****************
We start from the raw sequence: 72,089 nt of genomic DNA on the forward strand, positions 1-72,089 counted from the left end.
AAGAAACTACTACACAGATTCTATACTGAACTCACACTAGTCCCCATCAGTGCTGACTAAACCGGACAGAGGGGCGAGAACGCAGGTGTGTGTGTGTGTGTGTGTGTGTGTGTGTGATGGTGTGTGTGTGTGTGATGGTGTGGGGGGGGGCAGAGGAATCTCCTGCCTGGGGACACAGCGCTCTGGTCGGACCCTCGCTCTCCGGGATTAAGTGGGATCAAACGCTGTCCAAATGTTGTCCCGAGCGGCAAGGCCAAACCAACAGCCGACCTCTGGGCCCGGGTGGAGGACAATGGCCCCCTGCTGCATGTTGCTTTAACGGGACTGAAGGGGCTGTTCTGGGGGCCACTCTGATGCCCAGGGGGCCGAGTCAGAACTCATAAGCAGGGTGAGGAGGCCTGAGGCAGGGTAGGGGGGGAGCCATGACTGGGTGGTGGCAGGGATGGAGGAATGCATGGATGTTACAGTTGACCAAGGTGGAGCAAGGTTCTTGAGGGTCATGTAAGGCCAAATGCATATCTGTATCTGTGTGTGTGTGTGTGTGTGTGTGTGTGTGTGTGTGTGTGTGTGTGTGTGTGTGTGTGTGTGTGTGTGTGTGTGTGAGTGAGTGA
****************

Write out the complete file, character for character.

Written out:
We start from the raw sequence: 72,089 nt of genomic DNA on the forward strand, positions 1-72,089 counted from the left end.
AAGAAACTACTACACAGATTCTATACTGAACTCACACTAGTCCCCATCAGTGCTGACTAAACCGGACAGAGGGGCGAGAACGCAGGTGTGTGTGTGTGTGTGTGTGTGTGTGTGTGATGGTGTGTGTGTGTGTGATGGTGTGGGGGGGGGCAGAGGAATCTCCTGCCTGGGGACACAGCGCTCTGGTCGGACCCTCGCTCTCCGGGATTAAGTGGGATCAAACGCTGTCCAAATGTTGTCCCGAGCGGCAAGGCCAAACCAACAGCCGACCTCTGGGCCCGGGTGGAGGACAATGGCCCCCTGCTGCATGTTGCTTTAACGGGACTGAAGGGGCTGTTCTGGGGGCCACTCTGATGCCCAGGGGGCCGAGTCAGAACTCATAAGCAGGGTGAGGAGGCCTGAGGCAGGGTAGGGGGGGAGCCATGACTGGGTGGTGGCAGGGATGGAGGAATGCATGGATGTTACAGTTGACCAAGGTGGAGCAAGGTTCTTGAGGGTCATGTAAGGCCAAATGCATATCTGTATCTGTGTGTGTGTGTGTGTGTGTGTGTGTGTGTGTGTGTGTGTGTGTGTGTGTGTGTGTGTGTGTGTGTGTGTGTGTGAGTGAGTGA